My two favourite gift-giving Christmases were the time when I’d been unemployed most of the year and made homemade candy for everyone in my life, but the second time was when I had a little money, just not a ton, and decided to take a different tack — I hit up antique malls in the country, searching for the perfect gifts.
Among my favorite gifts I gave that year — which never exceeded $40 — were a red “nuclear panic” rotary-dial phone from 1955 and a set of mint-condition Burger King Empire Strikes Back glasses from 1980. The glasses are cherished even still by my friend, a decade later, who’s now protecting them for his children, 6 and 8. I still remember that day I spent looking for all those gifts, when I drove from shop to shop in the country. It was a lovely journey with great reward, and from the start of the quest through to giving the gifts, it’s memory-filled for me.
The giving Christmas
Is there really anything you need? For many of us, the answer’s actually no. Most of it, we can get ourselves or can make do. If that’s the case, consider adopting a local family and pairing up with friends and family to buy those folks everything they need in a time when they’re strapped.
Some of my wealthy relatives do this. With no kids, they pick a family and buy everything from slippers for the Mom to a turkey for the big day. One cousin has made it a personal tradition, and on the same day every year, a couple days before Christmas, she makes sure a poor family is given what they need for a happy holidays.
When my mother was a child, she and her parents received such a box. On Christmas Eve day, they awoke to find someone had left them everything they needed on their front stoop and she remembered it warmly till the end of her life.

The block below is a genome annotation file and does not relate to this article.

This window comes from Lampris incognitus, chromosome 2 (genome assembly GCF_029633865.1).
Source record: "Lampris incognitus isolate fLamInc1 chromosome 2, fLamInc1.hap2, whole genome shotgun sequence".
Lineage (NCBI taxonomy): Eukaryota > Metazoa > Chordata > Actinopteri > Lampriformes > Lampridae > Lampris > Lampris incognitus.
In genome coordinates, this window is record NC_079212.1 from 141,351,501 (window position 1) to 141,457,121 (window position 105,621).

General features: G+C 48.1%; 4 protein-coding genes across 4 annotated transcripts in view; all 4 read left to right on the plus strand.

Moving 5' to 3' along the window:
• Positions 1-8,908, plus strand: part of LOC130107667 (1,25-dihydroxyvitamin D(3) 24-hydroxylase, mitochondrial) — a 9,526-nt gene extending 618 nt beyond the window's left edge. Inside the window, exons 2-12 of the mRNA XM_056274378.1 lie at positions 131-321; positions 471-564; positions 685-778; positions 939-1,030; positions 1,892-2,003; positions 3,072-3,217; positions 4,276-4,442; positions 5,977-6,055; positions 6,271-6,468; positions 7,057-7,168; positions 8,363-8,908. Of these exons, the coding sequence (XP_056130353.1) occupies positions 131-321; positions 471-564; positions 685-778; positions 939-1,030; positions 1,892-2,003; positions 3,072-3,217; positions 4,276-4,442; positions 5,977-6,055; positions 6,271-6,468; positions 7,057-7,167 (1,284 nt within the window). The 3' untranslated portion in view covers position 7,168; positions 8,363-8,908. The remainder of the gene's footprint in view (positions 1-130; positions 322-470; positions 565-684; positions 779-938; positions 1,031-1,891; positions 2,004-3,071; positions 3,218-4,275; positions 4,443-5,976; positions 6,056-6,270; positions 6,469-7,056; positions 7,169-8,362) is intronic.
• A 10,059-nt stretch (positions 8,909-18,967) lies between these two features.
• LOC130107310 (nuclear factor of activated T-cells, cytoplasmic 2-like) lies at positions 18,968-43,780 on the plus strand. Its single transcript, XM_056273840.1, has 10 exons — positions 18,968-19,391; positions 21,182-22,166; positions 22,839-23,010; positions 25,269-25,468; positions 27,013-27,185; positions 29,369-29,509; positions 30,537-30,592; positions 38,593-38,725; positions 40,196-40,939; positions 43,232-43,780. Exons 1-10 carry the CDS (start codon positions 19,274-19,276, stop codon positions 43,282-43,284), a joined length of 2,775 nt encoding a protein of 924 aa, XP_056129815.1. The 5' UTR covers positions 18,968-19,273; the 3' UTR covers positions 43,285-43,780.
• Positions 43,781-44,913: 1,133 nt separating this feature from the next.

A day of kindness
Last year, I was challenged by a friend to have a “day of kindness,” and I hatched a plan to say thanks to local men and women in the military. I thought I’d make them a few pounds of candy and that’s that. But when I approached local business people on a whim, I found myself securing nearly $3,000 of donated gift certificates, wine, coffee, and more.
It was a wonderful experience and made me feel like it was a magical Christmas at my end, though I gave it all away. It cost me nothing but time.
The crafty side
From paper-link tree garland to paper snowflakes in the window, up to more complicated tasks like wine-cork reindeer and more, there’s a lot of fun to be had in making your own Christmas decorations. Some can be incredibly cheap to make, but they’re wonderfully heartwarming to pull out of the decorations box year after year, remembering who made it and when you first saw it.
Pinterest is loaded with all kinds of beautiful ideas for crafts. Maybe there’s something you can come up with that’ll be fun for you and a great gift for your friends and family to bring out every holiday for years to come.
Christmas is what you make it
This Christmas, remember what it’s about — fun, people, visiting, eating, and laughing. The gifts are a perk, but even with simpler and smaller gifts, the season can still be a really magical time for kids of all ages.
Maybe if you give more of yourself and less of your wallet, you’ll not only enjoy your holidays better, but also feel more positive and in control of your immediate future when the New Year dawns. I know I do.